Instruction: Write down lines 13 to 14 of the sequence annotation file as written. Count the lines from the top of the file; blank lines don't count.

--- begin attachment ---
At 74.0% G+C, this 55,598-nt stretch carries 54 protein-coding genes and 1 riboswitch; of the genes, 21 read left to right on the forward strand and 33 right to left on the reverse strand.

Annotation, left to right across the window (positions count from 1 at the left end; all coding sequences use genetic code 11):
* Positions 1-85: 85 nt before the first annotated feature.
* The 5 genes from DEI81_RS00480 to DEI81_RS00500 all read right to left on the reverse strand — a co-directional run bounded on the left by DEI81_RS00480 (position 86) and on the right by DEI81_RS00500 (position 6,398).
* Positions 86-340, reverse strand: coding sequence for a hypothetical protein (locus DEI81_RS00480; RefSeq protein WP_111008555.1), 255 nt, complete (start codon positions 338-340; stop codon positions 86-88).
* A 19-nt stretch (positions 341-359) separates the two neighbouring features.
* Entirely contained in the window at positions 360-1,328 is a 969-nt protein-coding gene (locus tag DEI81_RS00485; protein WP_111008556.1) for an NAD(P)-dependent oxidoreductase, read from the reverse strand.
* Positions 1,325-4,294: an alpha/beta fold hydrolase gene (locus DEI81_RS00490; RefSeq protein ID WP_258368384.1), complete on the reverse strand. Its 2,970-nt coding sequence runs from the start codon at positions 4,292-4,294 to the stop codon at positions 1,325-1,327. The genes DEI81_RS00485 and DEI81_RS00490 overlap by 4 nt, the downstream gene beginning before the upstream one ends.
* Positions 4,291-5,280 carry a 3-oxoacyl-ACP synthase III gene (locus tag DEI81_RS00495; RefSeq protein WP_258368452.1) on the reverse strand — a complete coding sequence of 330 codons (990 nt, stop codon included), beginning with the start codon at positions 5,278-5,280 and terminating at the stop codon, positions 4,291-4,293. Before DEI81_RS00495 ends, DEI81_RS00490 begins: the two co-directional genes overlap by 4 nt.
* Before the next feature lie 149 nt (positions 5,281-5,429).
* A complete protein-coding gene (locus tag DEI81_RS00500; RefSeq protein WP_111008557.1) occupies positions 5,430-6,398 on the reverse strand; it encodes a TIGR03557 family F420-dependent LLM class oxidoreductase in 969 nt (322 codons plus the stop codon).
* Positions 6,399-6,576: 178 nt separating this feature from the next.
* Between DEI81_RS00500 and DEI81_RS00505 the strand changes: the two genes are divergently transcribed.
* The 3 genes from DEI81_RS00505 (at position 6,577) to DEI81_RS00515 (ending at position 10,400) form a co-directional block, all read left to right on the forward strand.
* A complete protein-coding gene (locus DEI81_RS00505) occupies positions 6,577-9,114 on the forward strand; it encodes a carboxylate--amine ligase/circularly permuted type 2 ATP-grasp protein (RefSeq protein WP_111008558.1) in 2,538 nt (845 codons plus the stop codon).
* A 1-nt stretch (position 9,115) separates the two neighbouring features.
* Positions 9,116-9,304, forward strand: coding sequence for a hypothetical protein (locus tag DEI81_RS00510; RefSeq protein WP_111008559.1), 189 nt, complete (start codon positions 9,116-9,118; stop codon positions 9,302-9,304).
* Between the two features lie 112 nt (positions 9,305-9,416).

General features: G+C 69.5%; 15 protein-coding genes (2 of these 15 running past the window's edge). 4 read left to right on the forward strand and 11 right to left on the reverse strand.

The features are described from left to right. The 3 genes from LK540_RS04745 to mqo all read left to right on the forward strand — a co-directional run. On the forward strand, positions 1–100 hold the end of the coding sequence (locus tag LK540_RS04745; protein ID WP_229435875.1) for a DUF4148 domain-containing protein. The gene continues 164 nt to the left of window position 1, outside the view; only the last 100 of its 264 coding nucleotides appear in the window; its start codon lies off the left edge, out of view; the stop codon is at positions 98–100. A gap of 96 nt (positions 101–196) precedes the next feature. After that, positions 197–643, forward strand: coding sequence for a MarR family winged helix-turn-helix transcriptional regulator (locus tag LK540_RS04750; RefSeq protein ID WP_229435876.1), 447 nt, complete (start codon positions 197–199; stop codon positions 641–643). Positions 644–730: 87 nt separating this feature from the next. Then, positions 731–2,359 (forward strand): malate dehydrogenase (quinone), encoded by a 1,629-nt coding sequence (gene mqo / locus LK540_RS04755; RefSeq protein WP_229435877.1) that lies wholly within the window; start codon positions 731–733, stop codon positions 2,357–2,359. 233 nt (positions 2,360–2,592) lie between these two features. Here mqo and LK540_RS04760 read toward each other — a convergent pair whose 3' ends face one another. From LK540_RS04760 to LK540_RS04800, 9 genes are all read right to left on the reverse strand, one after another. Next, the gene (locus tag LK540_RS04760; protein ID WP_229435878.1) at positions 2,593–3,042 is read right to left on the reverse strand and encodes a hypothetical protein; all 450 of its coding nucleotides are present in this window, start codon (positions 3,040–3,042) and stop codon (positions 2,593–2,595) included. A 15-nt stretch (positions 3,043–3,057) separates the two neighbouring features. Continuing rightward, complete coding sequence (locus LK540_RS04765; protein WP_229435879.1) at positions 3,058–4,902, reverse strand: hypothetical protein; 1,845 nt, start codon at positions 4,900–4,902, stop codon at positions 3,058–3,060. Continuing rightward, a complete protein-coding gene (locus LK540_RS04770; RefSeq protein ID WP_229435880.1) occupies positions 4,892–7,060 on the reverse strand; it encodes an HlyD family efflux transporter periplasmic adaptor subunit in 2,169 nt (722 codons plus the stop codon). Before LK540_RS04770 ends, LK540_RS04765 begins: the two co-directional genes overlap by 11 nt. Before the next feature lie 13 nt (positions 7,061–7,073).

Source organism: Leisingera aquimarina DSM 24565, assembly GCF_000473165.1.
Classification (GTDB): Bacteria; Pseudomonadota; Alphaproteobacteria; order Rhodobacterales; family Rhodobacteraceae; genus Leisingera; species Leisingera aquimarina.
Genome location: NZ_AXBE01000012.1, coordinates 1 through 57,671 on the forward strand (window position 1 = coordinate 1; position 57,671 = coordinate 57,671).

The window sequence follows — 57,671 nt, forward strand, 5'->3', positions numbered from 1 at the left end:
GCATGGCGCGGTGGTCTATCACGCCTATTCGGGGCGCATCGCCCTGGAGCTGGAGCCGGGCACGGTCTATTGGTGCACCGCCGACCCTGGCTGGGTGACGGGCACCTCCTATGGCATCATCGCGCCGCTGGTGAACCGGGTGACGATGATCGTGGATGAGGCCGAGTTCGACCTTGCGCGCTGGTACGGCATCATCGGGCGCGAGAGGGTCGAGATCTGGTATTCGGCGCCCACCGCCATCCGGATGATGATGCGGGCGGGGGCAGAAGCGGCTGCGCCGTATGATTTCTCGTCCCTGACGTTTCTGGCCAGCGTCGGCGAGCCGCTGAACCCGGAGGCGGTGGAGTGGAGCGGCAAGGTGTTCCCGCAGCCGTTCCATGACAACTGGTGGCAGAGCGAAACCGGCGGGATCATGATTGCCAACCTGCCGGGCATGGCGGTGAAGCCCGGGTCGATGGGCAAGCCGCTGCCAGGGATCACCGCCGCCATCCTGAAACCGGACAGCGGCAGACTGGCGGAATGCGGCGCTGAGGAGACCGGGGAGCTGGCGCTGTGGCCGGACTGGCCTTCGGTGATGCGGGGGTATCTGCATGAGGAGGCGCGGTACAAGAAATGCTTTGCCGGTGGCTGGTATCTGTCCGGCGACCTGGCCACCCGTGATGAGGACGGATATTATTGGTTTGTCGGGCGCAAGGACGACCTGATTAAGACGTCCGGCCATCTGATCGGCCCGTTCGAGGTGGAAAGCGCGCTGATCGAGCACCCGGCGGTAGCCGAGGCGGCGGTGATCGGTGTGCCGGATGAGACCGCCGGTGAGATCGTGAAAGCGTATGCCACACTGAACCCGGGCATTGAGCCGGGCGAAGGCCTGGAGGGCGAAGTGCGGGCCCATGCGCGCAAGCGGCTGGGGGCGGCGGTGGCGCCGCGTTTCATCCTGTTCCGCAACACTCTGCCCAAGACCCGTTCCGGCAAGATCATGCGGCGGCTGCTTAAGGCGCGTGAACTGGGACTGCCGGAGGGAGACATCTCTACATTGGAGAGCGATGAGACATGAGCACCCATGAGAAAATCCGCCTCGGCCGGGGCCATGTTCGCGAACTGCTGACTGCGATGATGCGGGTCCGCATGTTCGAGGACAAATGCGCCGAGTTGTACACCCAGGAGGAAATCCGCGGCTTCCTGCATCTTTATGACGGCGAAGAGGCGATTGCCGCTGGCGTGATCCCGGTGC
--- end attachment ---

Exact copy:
* Between DEI81_RS00500 and DEI81_RS00505 the strand changes: the two genes are divergently transcribed.
* The 3 genes from DEI81_RS00505 (at position 6,577) to DEI81_RS00515 (ending at position 10,400) form a co-directional block, all read left to right on the forward strand.